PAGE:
Basically, the plaintiffs asserted that even though CARB failed to enforce the 1999 mandate, they were still entitled to claim irreparable damage if they tried to meet the 2001 amendment.

CARB argued that the 2001 amendments were severable, meaning that it could still apply the rest of the 2001 amendments if the courts required it to sever the AT PZEV portions. Again, this argument failed to persuade the court because the 2001 amendments contained no severability clause.

The injunction concludes with respect to severability that, "from the record before it that the AT PZEV portion of the 2001 ZEV amendments is not severable as that term is defined under California law."

Finally, the plaintiffs made their case for loss of money and good will by presenting "evidence that they will suffer substantial harm during the pendency of this litigation in the absence of a preliminary injunction. . ."

They alleged that given the uncertainties posed by the fluid nature of litigation against the 2001 amendments, the plaintiffs stood to lose "hundreds of millions of dollars" in investments and research on vehicles that might not be needed if the 2001 ZEV amendments mandate proved unconstitutional.

The injunction concludes. . .

"From the record before it that plaintiffs have demonstrated a strong likelihood of success on the merits of their claim that the AT PZEV option set forth in the 2001 ZEV amendments is completely preempted by the Energy Policy and Conservation Act of 1975 and that plaintiffs will suffer irreparable injury if the requested preliminary injunction is not granted because of the very substantial costs of compliance with the 2001 ZEV mandate."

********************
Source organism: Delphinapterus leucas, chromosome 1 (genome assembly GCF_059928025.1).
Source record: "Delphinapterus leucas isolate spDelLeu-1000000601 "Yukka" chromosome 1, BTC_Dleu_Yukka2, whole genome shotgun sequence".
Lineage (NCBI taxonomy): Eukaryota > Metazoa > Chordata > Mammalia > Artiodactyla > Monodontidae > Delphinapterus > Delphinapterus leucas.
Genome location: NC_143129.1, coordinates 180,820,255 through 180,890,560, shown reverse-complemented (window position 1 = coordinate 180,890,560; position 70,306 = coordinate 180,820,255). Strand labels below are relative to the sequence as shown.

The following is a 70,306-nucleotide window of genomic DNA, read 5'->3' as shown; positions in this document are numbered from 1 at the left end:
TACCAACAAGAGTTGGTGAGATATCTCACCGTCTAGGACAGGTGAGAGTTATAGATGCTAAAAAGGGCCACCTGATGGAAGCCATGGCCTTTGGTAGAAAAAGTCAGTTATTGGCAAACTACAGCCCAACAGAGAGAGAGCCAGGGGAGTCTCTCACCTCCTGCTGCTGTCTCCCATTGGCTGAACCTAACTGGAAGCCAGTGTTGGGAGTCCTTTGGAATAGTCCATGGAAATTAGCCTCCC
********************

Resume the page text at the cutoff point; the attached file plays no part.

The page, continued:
So, where does this leave California's ZEV mandate?

CARB cannot enforce the 2001 amendments as they apply to model years 2003 and 2004, "pending final resolution of this litigation."

CARB spokeswoman, Gennet Paaurve, told EV World that the Air Resource Board has three options. It can appeal the decision. It can redraft the amendments. Or it can do nothing.

Doing nothing would, in CARB's view, mean that the more stringent 1998 amendment rules now apply. Carmakers and dealers will probably not see it that way.

So, one is left wondering who really won and who really lost by the issuing of this injunction. It could be argued that both parties shot themselves in the foot. CARB's efforts to be flexible in its enforcement of the ZEV mandate only resulted in creating a potentially fatal flaw that carmakers exploited.

But by preventing the implementation of the revised rules, carmakers may now find themselves having to meet the original 10 percent ZEV quota without the benefit of any previously accrued credits.

One thing is certain, the real losers here are the citizens of California, the state with the worst air quality in the United States. A law intended to improve the quality of their lives and their health finds itself the victim of a legal system that seems more concerned about the nuances of the law than on its intent.

List of Plaintiffs:

Central Valley Chrysler-Plymouth, Inc.
DaimlerChrysler Corporation,
Frontier Dodge, Inc.
General Motors Corporation
Hallowel Chevrolet Company, Inc.
Keller Motors, Inc.
Kitahara Pontiac-GMC-Buick, Inc.
Surroz Motors, Inc.
Tom Fields Motors, Inc.

Times Article Viewed: 9043
Published: 06-Jul-2002